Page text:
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    ABSTRACT: Exposure to ubiquitous, environmental chemicals (ECs) has been hypothesized as a cause for declining male reproductive health. Understanding the long-term effects of EC exposure on reproductive health in humans requires animal models and exposure to real life, environmentally relevant, mixtures during development, a life stage of particular sensitivity to ECs. The aim of this study was to evaluate the effects of in utero and post-natal exposure to environmentally relevant levels of ECs, via sewage sludge application to pasture, on the adult male sheep testis. Hormones, liver concentrations of candidate ECs and Sertoli and germ cell numbers in testes of adult rams that were exposed to ECs in sewage sludge in utero, and until weaning via maternal exposure, and post-weaning via grazing pastures fertilized with sewage sludge, were quantified. Evaluated as a single group, exposure to sludge ECs was without significant effect on most parameters. However, a more detailed study revealed that 5 of 12 sludge-exposed rams exhibited major spermatogenic abnormalities. These consisted of major reductions in germ cell numbers per testis or per Sertoli cell and more Sertoli cell-only tubules, when compared with controls, which did not show any such changes. The sludge-related spermatogenic changes in the five affected animals were significantly different from controls (p < 0.001); Sertoli cell number was unaffected. Hormone profiles and liver candidate EC concentrations were not measurably affected by exposure. We conclude that developmental exposure of male sheep to real-world mixtures of ECs can result in major reduction in germ cell numbers, indicative of impaired sperm production, in a proportion of exposed males. The individual-specific effects are presumed to reflect EC effects on a heterogeneous population in which some individuals may be more susceptible to adverse EC effects. Such effects of EC exposure in humans could have adverse consequences for sperm counts and fertility in some exposed males.
    Full-text · Article · Jan 2012
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    ABSTRACT: Exposure to ubiquitous, environmental chemicals (ECs) has been hypothesized as a cause for declining male reproductive health. Understanding the long-term effects of EC exposure on reproductive health in humans requires animal models and exposure to 'real life', environmentally relevant, mixtures during development, a life stage of particular sensitivity to ECs. The aim of this study was to evaluate the effects of in utero and post-natal exposure to environmentally relevant levels of ECs, via sewage sludge application to pasture, on the adult male sheep testis. Hormones, liver concentrations of candidate ECs and Sertoli and germ cell numbers in testes of adult rams that were exposed to ECs in sewage sludge in utero, and until weaning via maternal exposure, and post-weaning via grazing pastures fertilized with sewage sludge, were quantified. Evaluated as a single group, exposure to sludge ECs was without significant effect on most parameters. However, a more detailed study revealed that 5 of 12 sludge-exposed rams exhibited major spermatogenic abnormalities. These consisted of major reductions in germ cell numbers per testis or per Sertoli cell and more Sertoli cell-only tubules, when compared with controls, which did not show any such changes. The sludge-related spermatogenic changes in the five affected animals were significantly different from controls (p < 0.001); Sertoli cell number was unaffected. Hormone profiles and liver candidate EC concentrations were not measurably affected by exposure. We conclude that developmental exposure of male sheep to real-world mixtures of ECs can result in major reduction in germ cell numbers, indicative of impaired sperm production, in a proportion of exposed males. The individual-specific effects are presumed to reflect EC effects on a heterogeneous population in which some individuals may be more susceptible to adverse EC effects. Such effects of EC exposure in humans could have adverse consequences for sperm counts and fertility in some exposed males.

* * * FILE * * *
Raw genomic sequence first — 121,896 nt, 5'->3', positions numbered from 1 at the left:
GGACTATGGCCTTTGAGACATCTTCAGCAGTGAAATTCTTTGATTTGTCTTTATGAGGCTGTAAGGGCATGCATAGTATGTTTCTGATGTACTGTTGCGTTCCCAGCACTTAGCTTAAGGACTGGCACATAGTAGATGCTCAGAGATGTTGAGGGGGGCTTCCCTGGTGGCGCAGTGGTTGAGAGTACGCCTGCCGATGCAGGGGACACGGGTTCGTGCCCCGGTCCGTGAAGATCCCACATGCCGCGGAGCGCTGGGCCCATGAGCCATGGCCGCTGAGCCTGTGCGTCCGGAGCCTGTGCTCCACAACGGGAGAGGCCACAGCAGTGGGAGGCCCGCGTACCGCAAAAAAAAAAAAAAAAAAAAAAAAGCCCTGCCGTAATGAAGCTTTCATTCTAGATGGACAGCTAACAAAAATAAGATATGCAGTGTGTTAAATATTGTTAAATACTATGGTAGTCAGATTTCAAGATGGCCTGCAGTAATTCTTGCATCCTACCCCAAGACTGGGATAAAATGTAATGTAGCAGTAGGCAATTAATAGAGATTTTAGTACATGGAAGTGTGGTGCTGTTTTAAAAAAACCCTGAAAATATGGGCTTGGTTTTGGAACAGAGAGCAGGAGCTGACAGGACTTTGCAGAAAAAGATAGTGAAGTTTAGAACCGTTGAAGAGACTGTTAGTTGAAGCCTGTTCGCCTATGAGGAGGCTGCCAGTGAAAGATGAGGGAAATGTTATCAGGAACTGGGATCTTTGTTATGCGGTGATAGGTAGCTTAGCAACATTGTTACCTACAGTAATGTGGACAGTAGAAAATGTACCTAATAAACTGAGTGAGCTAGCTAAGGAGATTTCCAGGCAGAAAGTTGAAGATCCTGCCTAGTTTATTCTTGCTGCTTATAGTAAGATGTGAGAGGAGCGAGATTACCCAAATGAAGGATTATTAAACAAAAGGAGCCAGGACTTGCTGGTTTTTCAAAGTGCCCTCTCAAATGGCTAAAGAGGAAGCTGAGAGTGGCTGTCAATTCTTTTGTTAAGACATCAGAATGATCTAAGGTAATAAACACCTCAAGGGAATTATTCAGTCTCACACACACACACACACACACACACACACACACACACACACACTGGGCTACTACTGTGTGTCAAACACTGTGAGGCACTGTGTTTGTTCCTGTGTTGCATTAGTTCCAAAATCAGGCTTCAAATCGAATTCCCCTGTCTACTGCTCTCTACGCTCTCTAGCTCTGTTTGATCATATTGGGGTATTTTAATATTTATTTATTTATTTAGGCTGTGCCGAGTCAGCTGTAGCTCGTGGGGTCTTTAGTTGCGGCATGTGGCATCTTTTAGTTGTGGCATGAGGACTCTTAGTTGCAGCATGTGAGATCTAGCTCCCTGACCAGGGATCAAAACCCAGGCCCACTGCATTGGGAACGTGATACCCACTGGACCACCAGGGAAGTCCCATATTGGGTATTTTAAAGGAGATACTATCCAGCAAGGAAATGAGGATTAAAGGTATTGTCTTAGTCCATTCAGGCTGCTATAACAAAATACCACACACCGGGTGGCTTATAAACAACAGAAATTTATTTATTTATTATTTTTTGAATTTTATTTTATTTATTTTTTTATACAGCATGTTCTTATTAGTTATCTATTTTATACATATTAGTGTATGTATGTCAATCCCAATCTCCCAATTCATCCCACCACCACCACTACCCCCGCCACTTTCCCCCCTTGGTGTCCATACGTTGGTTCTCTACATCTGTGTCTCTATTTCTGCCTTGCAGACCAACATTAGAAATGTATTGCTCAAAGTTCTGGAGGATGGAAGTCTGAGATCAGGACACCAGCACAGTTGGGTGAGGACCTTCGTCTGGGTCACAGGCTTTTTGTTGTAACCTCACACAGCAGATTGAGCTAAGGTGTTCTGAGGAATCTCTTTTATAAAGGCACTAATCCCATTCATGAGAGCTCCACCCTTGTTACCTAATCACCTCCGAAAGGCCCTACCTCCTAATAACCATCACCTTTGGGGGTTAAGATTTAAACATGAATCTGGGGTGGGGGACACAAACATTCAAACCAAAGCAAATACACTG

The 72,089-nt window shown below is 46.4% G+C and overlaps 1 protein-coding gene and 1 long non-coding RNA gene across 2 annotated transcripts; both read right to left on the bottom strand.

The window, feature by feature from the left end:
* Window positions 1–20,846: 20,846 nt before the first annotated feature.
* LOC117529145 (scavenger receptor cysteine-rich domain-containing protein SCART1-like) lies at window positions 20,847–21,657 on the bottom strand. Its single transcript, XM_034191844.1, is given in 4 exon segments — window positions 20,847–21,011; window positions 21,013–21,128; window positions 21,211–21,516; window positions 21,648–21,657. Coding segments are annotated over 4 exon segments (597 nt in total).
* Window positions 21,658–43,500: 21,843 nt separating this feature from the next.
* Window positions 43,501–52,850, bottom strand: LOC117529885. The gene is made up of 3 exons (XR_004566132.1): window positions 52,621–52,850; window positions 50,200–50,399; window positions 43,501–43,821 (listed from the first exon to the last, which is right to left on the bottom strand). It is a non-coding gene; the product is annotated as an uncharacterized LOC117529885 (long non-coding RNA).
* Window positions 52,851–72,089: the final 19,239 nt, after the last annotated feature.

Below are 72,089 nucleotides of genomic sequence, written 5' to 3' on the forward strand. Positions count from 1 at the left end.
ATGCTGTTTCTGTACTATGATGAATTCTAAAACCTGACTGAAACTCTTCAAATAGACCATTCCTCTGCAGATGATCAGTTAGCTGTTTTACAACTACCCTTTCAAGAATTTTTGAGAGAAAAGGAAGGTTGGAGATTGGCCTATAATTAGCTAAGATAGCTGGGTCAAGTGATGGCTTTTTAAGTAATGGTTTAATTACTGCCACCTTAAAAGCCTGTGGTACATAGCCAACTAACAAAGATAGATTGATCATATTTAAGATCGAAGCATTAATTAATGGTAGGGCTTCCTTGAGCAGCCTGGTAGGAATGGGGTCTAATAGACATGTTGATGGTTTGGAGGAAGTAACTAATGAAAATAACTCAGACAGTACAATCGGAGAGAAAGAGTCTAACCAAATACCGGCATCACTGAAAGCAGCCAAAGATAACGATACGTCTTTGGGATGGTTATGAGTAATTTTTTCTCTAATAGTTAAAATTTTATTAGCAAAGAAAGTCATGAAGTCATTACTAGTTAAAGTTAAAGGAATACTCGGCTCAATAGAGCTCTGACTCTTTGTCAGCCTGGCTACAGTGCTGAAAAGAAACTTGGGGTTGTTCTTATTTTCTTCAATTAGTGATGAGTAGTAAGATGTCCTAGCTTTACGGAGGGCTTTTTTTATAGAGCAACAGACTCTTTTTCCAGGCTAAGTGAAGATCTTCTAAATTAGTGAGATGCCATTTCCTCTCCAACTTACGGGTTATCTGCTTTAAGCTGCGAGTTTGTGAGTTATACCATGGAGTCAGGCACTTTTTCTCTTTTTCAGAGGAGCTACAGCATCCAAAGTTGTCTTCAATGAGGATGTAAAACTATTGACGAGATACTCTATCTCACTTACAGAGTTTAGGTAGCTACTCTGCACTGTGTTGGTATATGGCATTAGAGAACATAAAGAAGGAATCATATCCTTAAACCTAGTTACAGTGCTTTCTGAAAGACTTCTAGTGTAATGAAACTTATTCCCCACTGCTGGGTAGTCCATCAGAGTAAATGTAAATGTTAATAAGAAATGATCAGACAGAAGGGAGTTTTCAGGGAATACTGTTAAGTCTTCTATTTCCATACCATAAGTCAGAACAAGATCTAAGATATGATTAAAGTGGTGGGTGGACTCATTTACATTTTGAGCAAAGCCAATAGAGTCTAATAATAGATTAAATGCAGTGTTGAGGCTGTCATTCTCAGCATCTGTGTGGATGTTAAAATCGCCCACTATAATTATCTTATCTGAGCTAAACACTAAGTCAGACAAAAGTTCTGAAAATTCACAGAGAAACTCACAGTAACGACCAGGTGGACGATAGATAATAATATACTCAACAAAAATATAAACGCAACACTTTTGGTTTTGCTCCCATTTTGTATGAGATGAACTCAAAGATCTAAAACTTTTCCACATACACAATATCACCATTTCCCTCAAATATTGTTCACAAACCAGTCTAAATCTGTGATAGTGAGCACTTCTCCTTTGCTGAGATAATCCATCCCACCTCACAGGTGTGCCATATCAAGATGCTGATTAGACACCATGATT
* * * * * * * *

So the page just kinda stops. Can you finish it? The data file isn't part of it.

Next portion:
Full-text · Article · Dec 2011 · International Journal of Andrology
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    ABSTRACT: We had previously reported that the Suppression Subtractive Hybridization (SSH) approach was relevant for the isolation of new mammalian genes involved in oogenesis and early follicle development. Some of these transcripts might be potential new oocyte and granulosa cell markers. We have now characterized one of them, named TOPAZ1 for the Testis and Ovary-specific PAZ domain gene. Sheep and mouse TOPAZ1 mRNA have 4,803 bp and 4,962 bp open reading frames (20 exons), respectively, and encode putative TOPAZ1 proteins containing 1,600 and 1653 amino acids. They possess PAZ and CCCH domains. In sheep, TOPAZ1 mRNA is preferentially expressed in females during fetal life with a peak during prophase I of meiosis, and in males during adulthood. In the mouse, Topaz1 is a germ cell-specific gene. TOPAZ1 protein is highly conserved in vertebrates and specifically expressed in mouse and sheep gonads. It is localized in the cytoplasm of germ cells from the sheep fetal ovary and mouse adult testis. We have identified a novel PAZ-domain protein that is abundantly expressed in the gonads during germ cell meiosis. The expression pattern of TOPAZ1, and its high degree of conservation, suggests that it may play an important role in germ cell development. Further characterization of TOPAZ1 may elucidate the mechanisms involved in gametogenesis, and particularly in the RNA silencing process in the germ line.